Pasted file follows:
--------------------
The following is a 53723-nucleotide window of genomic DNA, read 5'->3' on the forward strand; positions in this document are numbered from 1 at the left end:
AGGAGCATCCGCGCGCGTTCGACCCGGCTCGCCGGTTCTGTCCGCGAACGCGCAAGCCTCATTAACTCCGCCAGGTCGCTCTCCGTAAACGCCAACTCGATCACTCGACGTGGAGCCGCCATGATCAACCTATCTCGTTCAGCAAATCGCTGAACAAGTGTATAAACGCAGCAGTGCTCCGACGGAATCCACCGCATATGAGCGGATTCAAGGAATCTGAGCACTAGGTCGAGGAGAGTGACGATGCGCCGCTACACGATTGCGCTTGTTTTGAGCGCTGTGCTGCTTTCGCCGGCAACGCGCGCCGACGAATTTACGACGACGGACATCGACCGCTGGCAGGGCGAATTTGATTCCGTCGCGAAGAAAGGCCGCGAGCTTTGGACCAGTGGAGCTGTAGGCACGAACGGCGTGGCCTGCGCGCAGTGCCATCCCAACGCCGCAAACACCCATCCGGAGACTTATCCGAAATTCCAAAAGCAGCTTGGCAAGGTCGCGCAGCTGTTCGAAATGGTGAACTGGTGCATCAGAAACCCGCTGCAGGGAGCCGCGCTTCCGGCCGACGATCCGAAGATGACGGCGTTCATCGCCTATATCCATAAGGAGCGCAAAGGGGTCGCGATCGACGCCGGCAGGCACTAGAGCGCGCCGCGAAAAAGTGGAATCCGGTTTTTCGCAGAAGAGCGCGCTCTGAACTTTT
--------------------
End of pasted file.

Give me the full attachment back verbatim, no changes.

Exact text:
The following is a 53723-nucleotide window of genomic DNA, read 5'->3' on the forward strand; positions in this document are numbered from 1 at the left end:
AGGAGCATCCGCGCGCGTTCGACCCGGCTCGCCGGTTCTGTCCGCGAACGCGCAAGCCTCATTAACTCCGCCAGGTCGCTCTCCGTAAACGCCAACTCGATCACTCGACGTGGAGCCGCCATGATCAACCTATCTCGTTCAGCAAATCGCTGAACAAGTGTATAAACGCAGCAGTGCTCCGACGGAATCCACCGCATATGAGCGGATTCAAGGAATCTGAGCACTAGGTCGAGGAGAGTGACGATGCGCCGCTACACGATTGCGCTTGTTTTGAGCGCTGTGCTGCTTTCGCCGGCAACGCGCGCCGACGAATTTACGACGACGGACATCGACCGCTGGCAGGGCGAATTTGATTCCGTCGCGAAGAAAGGCCGCGAGCTTTGGACCAGTGGAGCTGTAGGCACGAACGGCGTGGCCTGCGCGCAGTGCCATCCCAACGCCGCAAACACCCATCCGGAGACTTATCCGAAATTCCAAAAGCAGCTTGGCAAGGTCGCGCAGCTGTTCGAAATGGTGAACTGGTGCATCAGAAACCCGCTGCAGGGAGCCGCGCTTCCGGCCGACGATCCGAAGATGACGGCGTTCATCGCCTATATCCATAAGGAGCGCAAAGGGGTCGCGATCGACGCCGGCAGGCACTAGAGCGCGCCGCGAAAAAGTGGAATCCGGTTTTTCGCAGAAGAGCGCGCTCTGAACTTTT